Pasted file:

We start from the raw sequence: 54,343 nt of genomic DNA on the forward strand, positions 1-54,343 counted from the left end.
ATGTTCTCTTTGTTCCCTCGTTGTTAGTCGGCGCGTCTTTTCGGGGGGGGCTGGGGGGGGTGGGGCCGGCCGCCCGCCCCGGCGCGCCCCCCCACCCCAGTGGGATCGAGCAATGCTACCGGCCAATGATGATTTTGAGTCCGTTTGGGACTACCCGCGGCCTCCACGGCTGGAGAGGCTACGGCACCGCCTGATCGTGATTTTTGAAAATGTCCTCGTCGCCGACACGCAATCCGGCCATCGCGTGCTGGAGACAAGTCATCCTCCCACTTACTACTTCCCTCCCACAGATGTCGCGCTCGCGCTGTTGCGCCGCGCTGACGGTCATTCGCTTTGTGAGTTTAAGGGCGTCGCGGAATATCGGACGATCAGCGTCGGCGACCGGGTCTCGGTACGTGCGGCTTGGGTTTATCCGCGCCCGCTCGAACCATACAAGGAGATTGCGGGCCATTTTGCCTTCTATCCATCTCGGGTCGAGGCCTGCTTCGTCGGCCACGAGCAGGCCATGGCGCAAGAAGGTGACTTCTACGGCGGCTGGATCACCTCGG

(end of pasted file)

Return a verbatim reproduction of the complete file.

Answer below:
We start from the raw sequence: 54,343 nt of genomic DNA on the forward strand, positions 1-54,343 counted from the left end.
ATGTTCTCTTTGTTCCCTCGTTGTTAGTCGGCGCGTCTTTTCGGGGGGGGCTGGGGGGGGTGGGGCCGGCCGCCCGCCCCGGCGCGCCCCCCCACCCCAGTGGGATCGAGCAATGCTACCGGCCAATGATGATTTTGAGTCCGTTTGGGACTACCCGCGGCCTCCACGGCTGGAGAGGCTACGGCACCGCCTGATCGTGATTTTTGAAAATGTCCTCGTCGCCGACACGCAATCCGGCCATCGCGTGCTGGAGACAAGTCATCCTCCCACTTACTACTTCCCTCCCACAGATGTCGCGCTCGCGCTGTTGCGCCGCGCTGACGGTCATTCGCTTTGTGAGTTTAAGGGCGTCGCGGAATATCGGACGATCAGCGTCGGCGACCGGGTCTCGGTACGTGCGGCTTGGGTTTATCCGCGCCCGCTCGAACCATACAAGGAGATTGCGGGCCATTTTGCCTTCTATCCATCTCGGGTCGAGGCCTGCTTCGTCGGCCACGAGCAGGCCATGGCGCAAGAAGGTGACTTCTACGGCGGCTGGATCACCTCGG